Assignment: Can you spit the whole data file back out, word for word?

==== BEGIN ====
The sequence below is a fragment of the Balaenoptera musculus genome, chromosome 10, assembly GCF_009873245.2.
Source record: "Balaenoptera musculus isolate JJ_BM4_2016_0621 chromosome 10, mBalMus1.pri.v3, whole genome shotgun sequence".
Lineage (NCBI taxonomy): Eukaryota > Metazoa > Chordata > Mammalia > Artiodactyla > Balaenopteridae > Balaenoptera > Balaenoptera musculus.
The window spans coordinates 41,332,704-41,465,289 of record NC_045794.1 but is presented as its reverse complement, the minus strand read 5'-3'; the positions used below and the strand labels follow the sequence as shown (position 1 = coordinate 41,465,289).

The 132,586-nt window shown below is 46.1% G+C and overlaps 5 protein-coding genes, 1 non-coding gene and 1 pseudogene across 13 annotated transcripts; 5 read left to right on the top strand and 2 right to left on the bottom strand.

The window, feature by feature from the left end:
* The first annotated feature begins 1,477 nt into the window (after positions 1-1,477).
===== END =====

The sequence below is a fragment of the Balaenoptera musculus genome, chromosome 10, assembly GCF_009873245.2.
Source record: "Balaenoptera musculus isolate JJ_BM4_2016_0621 chromosome 10, mBalMus1.pri.v3, whole genome shotgun sequence".
Lineage (NCBI taxonomy): Eukaryota > Metazoa > Chordata > Mammalia > Artiodactyla > Balaenopteridae > Balaenoptera > Balaenoptera musculus.
The window spans coordinates 41,332,704-41,465,289 of record NC_045794.1 but is presented as its reverse complement, the minus strand read 5'-3'; the positions used below and the strand labels follow the sequence as shown (position 1 = coordinate 41,465,289).

The 132,586-nt window shown below is 46.1% G+C and overlaps 5 protein-coding genes, 1 non-coding gene and 1 pseudogene across 13 annotated transcripts; 5 read left to right on the top strand and 2 right to left on the bottom strand.

The window, feature by feature from the left end:
* The first annotated feature begins 1,477 nt into the window (after positions 1-1,477).